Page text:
Time-Restricted Eating Reduces Cardiovascular Health Risks Associated with Shift Work for Firefighters

From left: David Picone and Kyle O’Neill with the San Diego Fire Department; Pam Taub, MD, with UC San Diego Health; Emily Manoogian, PhD, and Satchidananda Panda, PhD, with the Salk Institute.

Shift work has been linked to a number of health problems, including higher rates of diabetes, heart attacks, and other cardiometabolic diseases. But despite the known risks, little research has been done to identify lifestyle interventions that could help prevent these concerns. A new randomized, controlled clinical trial, published October 4 in Cell Metabolism, found that time-restricted eating (TRE) could be safely practiced in shift workers. Additionally, the researchers found that TRE provided benefits to participants who had indications of cardiometabolic disease. Called the Healthy Heroes Study, the intervention focused on San Diego firefighters.

“Shift work is much more common than many people think, affecting workers in a range of different fields as well as parents of newborn babies,” says co-corresponding author Satchidananda Panda, a professor at the Salk Institute and holder of the Rita and Richard Atkinson Chair. “Not only does shift work contribute to an increased burden of disease in our society, but it makes it hard for people with existing conditions like diabetes and cardiovascular disease to manage them.”

“Within the confines of shift work, there are many lifestyle interventions that can potentially optimize the health of shift workers,” says co-corresponding author Pam Taub, a cardiologist and professor in the University of California San Diego School of Medicine’s Division of Cardiovascular Medicine. “However, there are very few research studies on this population. Our study sheds light on one way that we can help this population.”

Panda and Taub have collaborated on research into TRE for several years. In January 2020, they published a study in Cell Metabolism that found that restricting the time of eating to 10 hours a day reduced body weight and improved blood pressure and cholesterol levels in people with metabolic syndrome. In the current study, they focused on TRE in shift workers. The trial recruited San Diego firefighters, who work 24-hour shifts. There were 137 firefighters ultimately enrolled in the study; 70 followed TRE, eating all of their meals within a 10-hour time window, and 67 were in the control group. All participants were encouraged to follow a Mediterranean diet that was rich in fruits, vegetables, whole grains, and healthy fats. The subjects were followed for 12 weeks.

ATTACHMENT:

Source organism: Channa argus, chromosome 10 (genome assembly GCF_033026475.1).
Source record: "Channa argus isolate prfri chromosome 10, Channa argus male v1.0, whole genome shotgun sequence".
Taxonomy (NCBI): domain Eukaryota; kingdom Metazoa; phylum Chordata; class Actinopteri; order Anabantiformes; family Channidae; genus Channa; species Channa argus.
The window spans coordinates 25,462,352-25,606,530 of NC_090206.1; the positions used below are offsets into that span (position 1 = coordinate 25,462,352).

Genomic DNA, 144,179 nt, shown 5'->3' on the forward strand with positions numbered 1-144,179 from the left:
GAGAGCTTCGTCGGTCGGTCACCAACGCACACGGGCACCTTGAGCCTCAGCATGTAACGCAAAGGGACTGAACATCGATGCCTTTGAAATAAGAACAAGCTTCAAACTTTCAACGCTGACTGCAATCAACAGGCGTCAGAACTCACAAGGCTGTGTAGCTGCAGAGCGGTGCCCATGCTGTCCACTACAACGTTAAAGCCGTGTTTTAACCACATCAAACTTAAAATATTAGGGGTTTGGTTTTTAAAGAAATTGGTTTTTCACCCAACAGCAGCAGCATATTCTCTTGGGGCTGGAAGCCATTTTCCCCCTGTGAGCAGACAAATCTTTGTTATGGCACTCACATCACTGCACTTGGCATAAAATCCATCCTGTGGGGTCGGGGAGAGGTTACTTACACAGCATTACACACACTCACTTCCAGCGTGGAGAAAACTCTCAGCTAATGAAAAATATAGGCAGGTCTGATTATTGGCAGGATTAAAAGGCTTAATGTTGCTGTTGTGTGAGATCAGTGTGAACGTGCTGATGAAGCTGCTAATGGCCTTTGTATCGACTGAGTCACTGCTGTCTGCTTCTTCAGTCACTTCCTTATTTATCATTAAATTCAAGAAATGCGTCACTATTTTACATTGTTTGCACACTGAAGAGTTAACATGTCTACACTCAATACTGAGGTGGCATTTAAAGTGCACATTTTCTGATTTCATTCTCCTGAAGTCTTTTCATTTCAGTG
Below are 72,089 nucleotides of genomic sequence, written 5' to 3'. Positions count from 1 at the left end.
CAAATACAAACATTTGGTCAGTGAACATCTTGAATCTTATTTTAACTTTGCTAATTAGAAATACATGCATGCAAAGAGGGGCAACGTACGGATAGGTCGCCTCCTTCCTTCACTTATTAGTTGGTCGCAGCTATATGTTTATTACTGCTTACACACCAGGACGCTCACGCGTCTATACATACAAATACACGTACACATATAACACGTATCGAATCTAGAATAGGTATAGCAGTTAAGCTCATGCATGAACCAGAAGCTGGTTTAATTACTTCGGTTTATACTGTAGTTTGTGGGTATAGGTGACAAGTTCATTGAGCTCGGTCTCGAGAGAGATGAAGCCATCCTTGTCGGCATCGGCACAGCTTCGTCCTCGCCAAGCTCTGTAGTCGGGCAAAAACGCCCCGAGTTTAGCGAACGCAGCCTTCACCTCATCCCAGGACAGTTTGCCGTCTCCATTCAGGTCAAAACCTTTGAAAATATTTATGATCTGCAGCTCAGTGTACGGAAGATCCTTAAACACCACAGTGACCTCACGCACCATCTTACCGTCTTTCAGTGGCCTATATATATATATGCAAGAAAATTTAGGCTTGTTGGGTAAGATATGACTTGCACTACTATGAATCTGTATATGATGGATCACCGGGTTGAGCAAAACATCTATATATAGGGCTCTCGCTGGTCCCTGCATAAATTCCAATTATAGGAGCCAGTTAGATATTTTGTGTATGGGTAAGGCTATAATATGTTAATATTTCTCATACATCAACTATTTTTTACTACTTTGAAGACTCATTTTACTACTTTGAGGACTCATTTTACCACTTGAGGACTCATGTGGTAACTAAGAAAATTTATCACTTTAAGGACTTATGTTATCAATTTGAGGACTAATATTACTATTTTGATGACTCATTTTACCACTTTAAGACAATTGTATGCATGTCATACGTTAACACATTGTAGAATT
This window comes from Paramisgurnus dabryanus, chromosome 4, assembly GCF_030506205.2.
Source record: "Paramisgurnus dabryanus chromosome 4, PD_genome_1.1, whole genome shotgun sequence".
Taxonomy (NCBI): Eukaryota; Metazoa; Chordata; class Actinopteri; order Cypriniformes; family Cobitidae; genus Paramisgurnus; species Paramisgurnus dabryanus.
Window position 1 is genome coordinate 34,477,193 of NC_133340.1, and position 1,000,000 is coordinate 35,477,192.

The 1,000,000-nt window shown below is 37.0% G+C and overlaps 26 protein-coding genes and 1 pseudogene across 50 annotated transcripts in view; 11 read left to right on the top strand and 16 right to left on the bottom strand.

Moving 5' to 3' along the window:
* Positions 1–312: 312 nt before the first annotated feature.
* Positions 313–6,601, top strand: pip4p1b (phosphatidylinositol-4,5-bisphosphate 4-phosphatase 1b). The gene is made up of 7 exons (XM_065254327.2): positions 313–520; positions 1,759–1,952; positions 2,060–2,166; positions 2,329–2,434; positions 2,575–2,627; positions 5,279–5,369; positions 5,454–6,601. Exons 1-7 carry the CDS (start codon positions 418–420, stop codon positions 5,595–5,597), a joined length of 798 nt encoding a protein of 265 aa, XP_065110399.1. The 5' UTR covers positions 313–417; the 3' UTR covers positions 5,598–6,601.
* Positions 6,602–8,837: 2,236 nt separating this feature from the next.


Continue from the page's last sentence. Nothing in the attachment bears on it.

One barrier to conducting research studies with shift workers has been the subjects’ inability to come to the lab during regular business hours. The researchers got around this by going to the fire stations to apply wearable devices on the participants to collect their activity, sleep, and blood glucose levels. They also customized an app that allowed the firefighters to log their food and sleep and answer study surveys; the app also enabled the researchers to send study materials and to guide the participants on following the recommended lifestyle.

The investigators found that for the firefighters, following a time-restricted eating pattern was both safe and feasible. The subjects didn’t report any problems with concentration, reaction times, or other issues. Their quality of life generally improved.

“Overall, firefighters are a pretty healthy group of people, but we found that for those who had underlying cardiometabolic risk factors like high blood pressure, high cholesterol, and hyperglycemia, there was some benefit to TRE, especially in terms of improvement in glucose levels and blood pressure,” Taub says. “Even those who were healthy with no underlying cardiomeatabolic risk factors had improvements in quality of life and in VLDL, which is a form of bad cholesterol.”

Taub and Panda say they would like to conduct similar research on other shift workers, especially healthcare workers, but it’s difficult to get funding for such studies.

“Humans have been living with circadian rhythms for at least 200,000 years, and these rhythms clearly have a profound effect on us,” Panda says. “Shift workers, whether they are astronauts or custodians, are vital to our society. It’s time to think about how we might help them improve their health.”

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